Union University
Union University School of Education
Miranda Lindsey works as a student teacher at Medina Elementary

Education Story

Union University School of Education Graduate Serves on Governor’s Transition Committee

December 13, 2002 - Teresa Luna, a 1979 graduate of Union University, was recently named to serve on the Transition Committee for Governor-Elect Phil Bredesen. A history teacher and Academic Decathlon Coach at Jackson Central-Merry High School, her role was to provide information to the governor on the state of education. Specifically, Governor-Elect Bredesen was looking for feedback and input on two topics: nomination of the Tennessee Commissioner of Education and a prioritized list of educational items that needed to be handled in the first year of his administration.

Committee members had meetings and each member had various assignments. Luna spent two weeks talking to people at all levels of the education system in Tennessee from the state Department of Education employees, to superintendents, to principals, to teachers, etc. She asked each person three questions:

  1. What are the qualifications we want to see in the new commissioner?
  2. Who would be a good person to be appointed to this position?
  3. What issues do you think are most critical for the governor to handle during his first year?

“Just listening to all of those answers gave me such an ‘education’," said Luna, “ Basically, education employees are discouraged all across the state, and it is not just about the payroll. There is a drastic teacher shortage and no solution for it on the horizon. The small schools lawsuit is looming. Federal programming and the requirements all of that brings is taking its toll on our state. Bredesen is going to have his hands full.”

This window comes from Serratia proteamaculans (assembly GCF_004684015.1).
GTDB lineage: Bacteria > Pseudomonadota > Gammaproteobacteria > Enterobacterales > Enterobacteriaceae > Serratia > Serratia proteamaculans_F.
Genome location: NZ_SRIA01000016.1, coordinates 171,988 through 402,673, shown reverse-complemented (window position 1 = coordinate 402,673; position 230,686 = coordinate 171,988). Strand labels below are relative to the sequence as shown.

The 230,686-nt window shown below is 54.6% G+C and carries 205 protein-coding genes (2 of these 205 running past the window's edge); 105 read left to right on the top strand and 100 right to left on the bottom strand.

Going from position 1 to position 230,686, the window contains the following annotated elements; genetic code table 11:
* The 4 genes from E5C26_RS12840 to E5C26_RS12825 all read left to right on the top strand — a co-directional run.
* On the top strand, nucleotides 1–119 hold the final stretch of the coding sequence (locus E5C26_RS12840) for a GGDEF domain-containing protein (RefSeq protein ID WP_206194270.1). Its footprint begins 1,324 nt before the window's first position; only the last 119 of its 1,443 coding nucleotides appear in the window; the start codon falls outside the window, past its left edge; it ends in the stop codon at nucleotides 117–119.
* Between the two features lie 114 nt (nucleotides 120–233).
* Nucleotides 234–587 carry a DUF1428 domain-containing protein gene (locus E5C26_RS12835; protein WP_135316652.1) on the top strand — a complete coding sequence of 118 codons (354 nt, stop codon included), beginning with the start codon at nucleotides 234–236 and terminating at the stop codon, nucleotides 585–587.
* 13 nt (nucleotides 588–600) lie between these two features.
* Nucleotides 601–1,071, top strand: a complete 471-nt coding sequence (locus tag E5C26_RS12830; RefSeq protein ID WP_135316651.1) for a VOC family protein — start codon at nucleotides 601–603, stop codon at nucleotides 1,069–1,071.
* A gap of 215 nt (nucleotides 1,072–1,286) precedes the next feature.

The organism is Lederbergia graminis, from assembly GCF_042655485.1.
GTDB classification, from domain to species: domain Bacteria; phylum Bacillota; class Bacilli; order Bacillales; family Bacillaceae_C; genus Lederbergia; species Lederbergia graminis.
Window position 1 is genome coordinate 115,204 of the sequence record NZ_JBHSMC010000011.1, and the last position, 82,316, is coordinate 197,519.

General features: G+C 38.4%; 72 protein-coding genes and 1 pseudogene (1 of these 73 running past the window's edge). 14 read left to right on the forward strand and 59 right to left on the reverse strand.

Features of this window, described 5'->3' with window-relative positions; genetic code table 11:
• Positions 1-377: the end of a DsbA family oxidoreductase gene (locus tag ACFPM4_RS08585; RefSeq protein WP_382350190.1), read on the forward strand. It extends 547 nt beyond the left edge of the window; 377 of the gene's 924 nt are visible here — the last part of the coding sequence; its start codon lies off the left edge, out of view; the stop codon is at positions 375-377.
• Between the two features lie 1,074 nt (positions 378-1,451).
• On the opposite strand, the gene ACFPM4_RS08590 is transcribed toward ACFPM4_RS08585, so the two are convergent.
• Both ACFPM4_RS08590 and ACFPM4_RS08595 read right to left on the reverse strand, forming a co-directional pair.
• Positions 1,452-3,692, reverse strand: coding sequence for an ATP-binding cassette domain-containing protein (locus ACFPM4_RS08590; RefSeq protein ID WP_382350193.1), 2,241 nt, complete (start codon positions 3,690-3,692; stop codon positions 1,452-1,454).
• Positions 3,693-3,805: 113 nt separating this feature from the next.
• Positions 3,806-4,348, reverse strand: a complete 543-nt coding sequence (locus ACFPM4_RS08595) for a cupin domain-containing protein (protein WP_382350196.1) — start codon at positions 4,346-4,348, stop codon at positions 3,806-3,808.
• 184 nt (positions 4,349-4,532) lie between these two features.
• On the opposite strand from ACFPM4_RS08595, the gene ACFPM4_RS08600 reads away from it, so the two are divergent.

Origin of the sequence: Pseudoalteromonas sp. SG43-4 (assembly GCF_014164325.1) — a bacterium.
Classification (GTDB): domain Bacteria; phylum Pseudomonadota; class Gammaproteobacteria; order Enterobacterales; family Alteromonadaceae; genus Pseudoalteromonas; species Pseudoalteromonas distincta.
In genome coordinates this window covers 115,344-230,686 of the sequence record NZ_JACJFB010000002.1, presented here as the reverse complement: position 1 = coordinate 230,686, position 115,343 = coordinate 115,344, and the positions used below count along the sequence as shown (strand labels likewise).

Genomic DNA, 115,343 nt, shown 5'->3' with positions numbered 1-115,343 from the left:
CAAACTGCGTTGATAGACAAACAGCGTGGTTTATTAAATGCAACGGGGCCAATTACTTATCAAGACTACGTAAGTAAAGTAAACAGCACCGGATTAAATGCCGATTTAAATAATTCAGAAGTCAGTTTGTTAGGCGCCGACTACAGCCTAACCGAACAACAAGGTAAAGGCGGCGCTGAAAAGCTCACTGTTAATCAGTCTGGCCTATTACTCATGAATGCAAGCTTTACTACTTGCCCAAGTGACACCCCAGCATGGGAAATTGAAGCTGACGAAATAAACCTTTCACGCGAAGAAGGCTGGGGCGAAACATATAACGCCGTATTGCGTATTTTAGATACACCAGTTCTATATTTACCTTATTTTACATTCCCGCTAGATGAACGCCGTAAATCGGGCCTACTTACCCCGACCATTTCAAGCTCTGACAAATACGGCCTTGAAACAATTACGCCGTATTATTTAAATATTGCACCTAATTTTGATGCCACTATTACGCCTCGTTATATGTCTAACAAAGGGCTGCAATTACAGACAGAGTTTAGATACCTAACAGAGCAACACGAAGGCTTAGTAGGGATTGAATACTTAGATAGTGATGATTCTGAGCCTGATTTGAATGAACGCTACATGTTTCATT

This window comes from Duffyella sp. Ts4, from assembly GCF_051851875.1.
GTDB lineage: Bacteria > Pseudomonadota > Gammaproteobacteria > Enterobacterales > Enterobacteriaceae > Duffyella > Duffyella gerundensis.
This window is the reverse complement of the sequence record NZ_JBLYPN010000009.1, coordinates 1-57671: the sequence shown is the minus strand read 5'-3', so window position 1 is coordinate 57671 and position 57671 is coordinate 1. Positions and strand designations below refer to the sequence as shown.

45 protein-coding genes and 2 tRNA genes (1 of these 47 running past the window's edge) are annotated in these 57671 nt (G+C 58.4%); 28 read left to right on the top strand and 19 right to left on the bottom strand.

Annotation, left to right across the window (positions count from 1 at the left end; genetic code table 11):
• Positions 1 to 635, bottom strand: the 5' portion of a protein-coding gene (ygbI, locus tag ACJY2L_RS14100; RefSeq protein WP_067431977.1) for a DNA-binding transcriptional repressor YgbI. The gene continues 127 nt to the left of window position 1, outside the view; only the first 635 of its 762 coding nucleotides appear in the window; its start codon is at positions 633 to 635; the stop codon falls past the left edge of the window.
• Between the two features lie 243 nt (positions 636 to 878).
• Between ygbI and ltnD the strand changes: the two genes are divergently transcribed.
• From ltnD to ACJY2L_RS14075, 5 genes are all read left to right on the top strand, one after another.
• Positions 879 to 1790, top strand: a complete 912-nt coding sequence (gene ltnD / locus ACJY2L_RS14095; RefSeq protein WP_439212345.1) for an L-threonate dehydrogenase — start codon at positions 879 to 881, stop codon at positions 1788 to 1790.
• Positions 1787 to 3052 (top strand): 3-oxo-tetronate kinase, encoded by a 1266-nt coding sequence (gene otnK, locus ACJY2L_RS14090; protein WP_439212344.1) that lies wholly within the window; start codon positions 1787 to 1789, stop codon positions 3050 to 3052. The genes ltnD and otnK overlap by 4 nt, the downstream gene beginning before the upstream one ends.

On December 4, 2002, the committee met with Governor-Elect Bredesen personally in Nashville. He wanted to take the opportunity to brainstorm with the members of the committee. He wanted to know the committee members’ feelings on how he should approach the education chaos. Luna felt that all members talked to him candidly and he really listened.

“I think that if I live to be 100, that will be a moment I will never forget,” Luna recalled, “Before we all left, he made a promise to us that education was going to be his number one priority. He truly wants to make it something that all Tennesseeans will be eager to invest in. I have to admit I am very hopeful and I was very impressed.”